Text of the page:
IBC 2019 may go down as one in which live IP video came of age. Always the area of the industry most advanced in terms of technology progression, broadcasters and service providers are now able to deploy IP-based software defined television to satisfy pent-up consumer demand.
Across the show floor vendors are jockeying for position in the race to deliver live streams from the cloud. Operators are promised agile service launches spun up in minutes not months, tailored ‘pay as you go’ business models and latency slashed to near broadcast levels.
Data about subscriber behavior and video quality is being syphoned and analyzed to build predictive future media services.
Production is transforming event broadcasts at a phenomenal rate with new technologies emerging for 5G remote contribution and systems that automate cameras, compilation and publishing.
All of this is aimed at bringing more and more content to viewers, increasingly personalized for them on the device of their choice. As connectivity takes another leap in bandwidth and ubiquity with the roll-out of 5G and Wi-Fi 6, the immediacy of live video has never been more pronounced.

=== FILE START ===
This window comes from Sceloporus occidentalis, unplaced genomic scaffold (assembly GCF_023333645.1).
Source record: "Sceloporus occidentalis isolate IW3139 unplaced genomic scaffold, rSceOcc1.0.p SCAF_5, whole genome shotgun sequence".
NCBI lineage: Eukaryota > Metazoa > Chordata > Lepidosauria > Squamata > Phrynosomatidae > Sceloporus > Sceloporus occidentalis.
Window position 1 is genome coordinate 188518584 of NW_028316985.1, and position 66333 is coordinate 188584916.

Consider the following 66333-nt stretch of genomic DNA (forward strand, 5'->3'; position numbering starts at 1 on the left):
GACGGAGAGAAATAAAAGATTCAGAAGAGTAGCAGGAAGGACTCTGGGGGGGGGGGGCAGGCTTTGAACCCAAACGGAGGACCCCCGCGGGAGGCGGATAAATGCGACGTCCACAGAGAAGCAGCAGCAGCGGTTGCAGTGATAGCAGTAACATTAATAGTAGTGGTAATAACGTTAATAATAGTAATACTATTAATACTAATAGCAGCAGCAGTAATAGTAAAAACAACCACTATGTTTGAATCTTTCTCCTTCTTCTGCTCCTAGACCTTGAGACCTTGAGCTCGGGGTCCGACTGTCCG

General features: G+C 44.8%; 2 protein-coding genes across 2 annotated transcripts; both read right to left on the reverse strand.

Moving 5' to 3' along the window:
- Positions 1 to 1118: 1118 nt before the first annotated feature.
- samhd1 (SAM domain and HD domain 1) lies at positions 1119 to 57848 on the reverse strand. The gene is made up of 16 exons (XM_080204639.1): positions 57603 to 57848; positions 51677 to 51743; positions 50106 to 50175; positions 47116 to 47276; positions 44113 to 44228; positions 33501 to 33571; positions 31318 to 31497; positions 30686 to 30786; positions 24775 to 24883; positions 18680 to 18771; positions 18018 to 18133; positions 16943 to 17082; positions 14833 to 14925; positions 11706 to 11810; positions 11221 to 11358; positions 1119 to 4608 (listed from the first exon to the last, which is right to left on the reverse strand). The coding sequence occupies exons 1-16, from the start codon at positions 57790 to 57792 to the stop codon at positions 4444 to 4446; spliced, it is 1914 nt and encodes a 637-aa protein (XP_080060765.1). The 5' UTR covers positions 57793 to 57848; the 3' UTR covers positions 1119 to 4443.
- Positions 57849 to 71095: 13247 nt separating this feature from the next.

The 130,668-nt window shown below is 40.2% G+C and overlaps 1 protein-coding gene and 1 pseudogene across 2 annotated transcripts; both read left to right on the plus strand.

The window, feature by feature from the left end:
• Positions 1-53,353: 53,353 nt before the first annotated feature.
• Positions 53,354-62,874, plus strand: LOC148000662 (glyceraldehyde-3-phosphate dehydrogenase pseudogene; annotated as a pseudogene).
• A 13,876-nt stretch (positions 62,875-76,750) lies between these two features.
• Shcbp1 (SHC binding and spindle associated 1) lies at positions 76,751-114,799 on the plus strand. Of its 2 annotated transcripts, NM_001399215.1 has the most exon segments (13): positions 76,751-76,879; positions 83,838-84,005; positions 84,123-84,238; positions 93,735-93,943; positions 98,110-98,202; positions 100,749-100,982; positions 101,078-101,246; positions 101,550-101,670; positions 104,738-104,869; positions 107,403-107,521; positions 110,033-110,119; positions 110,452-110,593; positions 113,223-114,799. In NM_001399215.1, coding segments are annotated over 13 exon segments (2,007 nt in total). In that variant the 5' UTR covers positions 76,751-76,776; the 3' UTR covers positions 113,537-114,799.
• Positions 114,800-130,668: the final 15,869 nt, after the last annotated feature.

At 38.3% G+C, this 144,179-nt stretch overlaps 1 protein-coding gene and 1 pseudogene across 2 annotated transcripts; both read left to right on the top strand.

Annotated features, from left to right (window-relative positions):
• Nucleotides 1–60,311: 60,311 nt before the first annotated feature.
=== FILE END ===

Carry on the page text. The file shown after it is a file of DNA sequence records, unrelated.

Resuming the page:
Even Google and Facebook are prioritizing real-time face-to-face video over more exotic apps like 360-VR because of its impact on billions of people worldwide.
However, with the rise of live and cutting of latency, this does not make any difference to the security requirements as premium OTT content attracts premium pirates. Streaming piracy remains the biggest problem facing the industry and one that no amount of technical firepower can tackle. The level of sophistication is unprecedented. With so many unmanaged devices and moving parts along the chain that leaks are inevitable.
Combating piracy has never been the domain of one vendor or the responsibility of the broadcaster alone. The best solution has always been a holistic solution which interlinks technology with legal action, consumer education with concerted pressure from actors across the value chain.
Consumers, of course, don’t care where their live experience comes from – only that it’s available at the quality they pay for. Their TV experience will continue to be a blend of broadcast and OTT on-demand content for the foreseeable future.
That’s according to Shalini Govil-Pai, head of Android TV. “The big trends we see are that broadband to the home has driven AVOD, SVOD and TVOD services but the world isn’t ready for OTT-only services,” she said in an IBC keynote. “A mixture of broadcast and OTT content will continue.”
With competition from digital platforms only set to intensify, relying on audience lock-in doesn’t work. Pay TV must evolve and that means offering a credible user experience on all relevant devices to an increasingly discerning and value-conscious audience.
We may be able to launch media at speed but there shouldn’t be any short cut to the protection of IP.